The brave search engine survives. So, is privacy still important?


Last year, we wrote about the Brave search engine, run by Mozilla pioneer Brendan Eich. Brave Search offered the first real alternative to Google since Bing by introducing a third English-language index and protecting user privacy.

A nice idea, many have thought about it, but who really cares? So what if Big Tech is making largely inexplicable billions from the commercialization of our information, as long as the social media services it provides remain free?

So perhaps surprisingly, Brave hangs on. Tech maven Jacob Carpenter recently noted to Fortune that while Google owns 92.5% of search market activity according to StatCounter, that number hasn’t changed much in a decade. And Brave is reporting 2.5 billion searches in its current search engine’s first year of operation. Carpenter notes, “If its current monthly growth rate continues, Brave Search could approach 10 billion searches over the next 12 months.”

Now DuckDuckGo, which also claims to not track users, reported 35.3 billion queries in 2021. But, as Carpenter reports, this search engine appears to have compromised its no-tracking policy by allowing Microsoft to exclude. Also, as web developer Nathan Jacobson has pointed out, there are only two main English-language indexes – those of Google and Bing and most search “alternatives” use these datasets. Brave has established a third set of research data in English. Even a user who prefers another search engine might, if stuck, find it worth trying Brave, for a fresh look at the trail.

Carpenter comments in an e-newsletter: “Brave’s chances of threatening Google dominance are quite long. Others with deeper pockets and better name recognition tried to kill the search giant, only to end up an afterthought. But if anyone can do it, why not venture with the courage in their name? »

Meanwhile, Brave unveiled a new tool – Goggles – last week that allows users to more effectively customize their own searches:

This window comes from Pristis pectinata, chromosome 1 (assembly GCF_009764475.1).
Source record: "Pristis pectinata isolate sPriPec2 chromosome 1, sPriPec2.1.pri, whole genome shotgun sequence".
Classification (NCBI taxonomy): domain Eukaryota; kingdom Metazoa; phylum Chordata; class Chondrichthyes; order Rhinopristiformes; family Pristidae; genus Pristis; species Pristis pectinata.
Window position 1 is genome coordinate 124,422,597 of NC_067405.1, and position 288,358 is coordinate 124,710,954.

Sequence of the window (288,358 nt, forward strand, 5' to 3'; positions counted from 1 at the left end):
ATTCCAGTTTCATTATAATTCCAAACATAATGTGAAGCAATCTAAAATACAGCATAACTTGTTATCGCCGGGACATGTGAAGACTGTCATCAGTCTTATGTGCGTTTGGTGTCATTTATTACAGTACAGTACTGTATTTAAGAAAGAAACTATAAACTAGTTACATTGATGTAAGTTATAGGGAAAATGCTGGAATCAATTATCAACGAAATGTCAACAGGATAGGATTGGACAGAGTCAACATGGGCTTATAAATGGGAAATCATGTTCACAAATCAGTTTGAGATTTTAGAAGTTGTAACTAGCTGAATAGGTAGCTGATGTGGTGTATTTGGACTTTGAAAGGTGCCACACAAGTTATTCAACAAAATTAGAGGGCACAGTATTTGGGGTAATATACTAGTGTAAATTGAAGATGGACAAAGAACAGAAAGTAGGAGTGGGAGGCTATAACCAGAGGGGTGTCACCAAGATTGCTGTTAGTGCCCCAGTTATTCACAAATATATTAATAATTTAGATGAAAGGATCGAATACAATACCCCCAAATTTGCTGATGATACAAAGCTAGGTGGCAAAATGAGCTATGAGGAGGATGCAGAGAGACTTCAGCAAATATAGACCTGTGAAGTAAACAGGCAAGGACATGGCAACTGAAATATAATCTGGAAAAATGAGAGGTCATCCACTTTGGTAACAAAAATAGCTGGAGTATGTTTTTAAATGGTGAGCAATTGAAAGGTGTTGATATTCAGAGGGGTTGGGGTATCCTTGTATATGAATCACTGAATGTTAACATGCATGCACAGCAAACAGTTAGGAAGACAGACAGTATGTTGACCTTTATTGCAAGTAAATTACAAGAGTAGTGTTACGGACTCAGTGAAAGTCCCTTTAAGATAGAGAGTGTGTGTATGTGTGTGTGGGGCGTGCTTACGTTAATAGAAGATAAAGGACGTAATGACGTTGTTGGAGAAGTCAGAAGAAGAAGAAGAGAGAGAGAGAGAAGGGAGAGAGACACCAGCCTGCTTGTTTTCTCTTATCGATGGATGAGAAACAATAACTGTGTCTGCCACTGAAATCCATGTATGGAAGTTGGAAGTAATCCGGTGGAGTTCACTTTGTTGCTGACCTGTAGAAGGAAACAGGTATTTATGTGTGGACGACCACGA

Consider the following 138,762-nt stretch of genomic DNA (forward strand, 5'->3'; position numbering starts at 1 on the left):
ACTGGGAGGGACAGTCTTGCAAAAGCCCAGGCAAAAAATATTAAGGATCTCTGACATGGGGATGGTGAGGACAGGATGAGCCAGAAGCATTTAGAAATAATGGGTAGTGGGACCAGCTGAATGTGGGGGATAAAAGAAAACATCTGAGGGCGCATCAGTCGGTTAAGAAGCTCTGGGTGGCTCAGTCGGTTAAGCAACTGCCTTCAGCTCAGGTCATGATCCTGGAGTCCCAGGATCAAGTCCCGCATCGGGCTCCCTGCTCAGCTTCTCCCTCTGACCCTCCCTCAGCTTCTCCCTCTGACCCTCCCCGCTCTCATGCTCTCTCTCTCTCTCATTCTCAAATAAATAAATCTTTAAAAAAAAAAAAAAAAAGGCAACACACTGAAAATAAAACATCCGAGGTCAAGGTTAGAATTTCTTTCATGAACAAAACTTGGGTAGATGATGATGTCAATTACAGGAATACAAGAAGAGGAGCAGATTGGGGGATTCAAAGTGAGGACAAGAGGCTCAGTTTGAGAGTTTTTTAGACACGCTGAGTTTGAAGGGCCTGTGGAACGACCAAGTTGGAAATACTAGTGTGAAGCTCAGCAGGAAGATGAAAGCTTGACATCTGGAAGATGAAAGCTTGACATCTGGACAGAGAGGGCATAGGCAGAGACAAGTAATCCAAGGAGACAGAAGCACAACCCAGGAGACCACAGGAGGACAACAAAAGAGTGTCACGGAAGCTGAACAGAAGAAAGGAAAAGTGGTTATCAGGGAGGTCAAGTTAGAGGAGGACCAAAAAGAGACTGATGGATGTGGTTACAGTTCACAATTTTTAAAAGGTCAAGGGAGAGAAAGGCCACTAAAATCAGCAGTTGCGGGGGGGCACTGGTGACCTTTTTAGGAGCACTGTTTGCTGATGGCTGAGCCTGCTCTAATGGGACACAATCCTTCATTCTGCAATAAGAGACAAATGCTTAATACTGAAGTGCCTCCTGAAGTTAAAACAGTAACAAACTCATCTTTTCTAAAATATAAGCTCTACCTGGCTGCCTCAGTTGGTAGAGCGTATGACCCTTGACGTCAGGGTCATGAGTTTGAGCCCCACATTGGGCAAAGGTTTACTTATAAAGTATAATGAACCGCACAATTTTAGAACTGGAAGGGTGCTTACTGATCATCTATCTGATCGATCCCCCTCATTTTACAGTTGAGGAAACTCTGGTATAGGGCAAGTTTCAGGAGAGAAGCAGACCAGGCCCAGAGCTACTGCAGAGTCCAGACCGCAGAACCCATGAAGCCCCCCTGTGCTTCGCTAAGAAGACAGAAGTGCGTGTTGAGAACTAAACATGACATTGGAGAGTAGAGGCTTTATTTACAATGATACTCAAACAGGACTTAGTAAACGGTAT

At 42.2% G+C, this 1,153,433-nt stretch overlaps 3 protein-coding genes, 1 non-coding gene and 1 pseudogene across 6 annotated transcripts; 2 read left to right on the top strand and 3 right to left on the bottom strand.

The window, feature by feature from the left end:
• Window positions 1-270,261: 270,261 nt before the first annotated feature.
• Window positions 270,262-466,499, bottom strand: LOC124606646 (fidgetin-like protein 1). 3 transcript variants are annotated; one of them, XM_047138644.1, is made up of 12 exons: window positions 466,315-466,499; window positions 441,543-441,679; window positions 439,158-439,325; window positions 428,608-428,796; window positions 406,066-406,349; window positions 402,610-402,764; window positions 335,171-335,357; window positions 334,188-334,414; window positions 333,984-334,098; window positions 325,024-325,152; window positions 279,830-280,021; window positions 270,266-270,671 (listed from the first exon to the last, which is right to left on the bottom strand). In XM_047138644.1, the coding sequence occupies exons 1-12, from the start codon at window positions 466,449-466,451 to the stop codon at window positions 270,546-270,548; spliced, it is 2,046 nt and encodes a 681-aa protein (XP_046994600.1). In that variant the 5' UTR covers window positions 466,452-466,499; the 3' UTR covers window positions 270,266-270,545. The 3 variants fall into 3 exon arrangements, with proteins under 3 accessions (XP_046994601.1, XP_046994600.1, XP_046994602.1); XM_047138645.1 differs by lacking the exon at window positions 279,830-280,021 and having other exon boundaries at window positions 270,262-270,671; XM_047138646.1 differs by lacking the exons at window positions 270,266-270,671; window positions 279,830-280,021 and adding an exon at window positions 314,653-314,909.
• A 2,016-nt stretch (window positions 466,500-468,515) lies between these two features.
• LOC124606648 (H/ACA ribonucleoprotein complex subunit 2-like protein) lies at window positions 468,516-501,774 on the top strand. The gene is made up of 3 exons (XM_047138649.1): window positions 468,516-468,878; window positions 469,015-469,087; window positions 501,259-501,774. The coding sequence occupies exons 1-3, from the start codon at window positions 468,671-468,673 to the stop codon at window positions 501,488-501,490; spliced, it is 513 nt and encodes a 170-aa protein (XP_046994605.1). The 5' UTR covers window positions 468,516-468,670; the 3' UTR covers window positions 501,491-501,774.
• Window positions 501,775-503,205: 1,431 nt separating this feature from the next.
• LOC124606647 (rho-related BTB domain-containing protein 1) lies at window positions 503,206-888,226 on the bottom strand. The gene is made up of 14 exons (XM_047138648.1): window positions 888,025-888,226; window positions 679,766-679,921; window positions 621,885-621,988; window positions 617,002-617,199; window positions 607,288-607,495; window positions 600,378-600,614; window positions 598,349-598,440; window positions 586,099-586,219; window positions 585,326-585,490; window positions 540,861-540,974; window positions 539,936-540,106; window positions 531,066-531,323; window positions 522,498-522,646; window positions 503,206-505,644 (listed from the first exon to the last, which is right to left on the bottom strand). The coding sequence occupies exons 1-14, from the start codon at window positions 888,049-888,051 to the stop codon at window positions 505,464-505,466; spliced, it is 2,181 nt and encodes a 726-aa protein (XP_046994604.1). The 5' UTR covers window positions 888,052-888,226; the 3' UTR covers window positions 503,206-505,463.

Brave has a few demos ready for users to try today, including ones that prioritize posts from smaller tech blogs and filter out posts from the top 1,000 sites on the web. There’s even a mask to exclude posts from Pinterest, because Brave clearly knows the frustration of trying to find an image and getting a Pinterest post without a source. Brave says these glasses are for demo purposes only, and developers can expand or fork them. It will start removing these glasses once users start creating their own, but hopefully the Pinterest one will stick.

Emma Roth“Brave’s search engine lets you customize your results” at The edge (June 22, 2022)

Is “Goggles” a blow to Google? Or Google Goggles, a failed app from over a decade ago? Brave will probably never tell.

Many search engine users still don’t realize the service is free, as big tech companies get fabulously rich information about what they’re looking for. They legally share information with other companies or the government. Network privacy expert Russ White asks, if you think you have nothing to hide, why are Big Tech tycoons making billions from what you and others tell them?

Inevitably, some have asked, if our attention is worth so much, shouldn’t we make a cut? Social media pioneer David Gelernter has made a proposal to share wealth more equitably. But some think money is irrelevant. White insisted here at The mind matters that money for your data won’t solve Big Tech’s privacy concerns, because privacy is a fundamental right, tied to the person rather than a price.

Before we get into money issues, maybe we need to increase the number of users who understand what we’re selling when we part with privacy.

You can also read: If Google thinks for you, use THEIR search engine. If not… Google’s monopoly affects the free exchange of ideas in the public square and our electoral process. Brave Search offers the first real alternative to Google since Bing by introducing a third English-language index and protecting user privacy.


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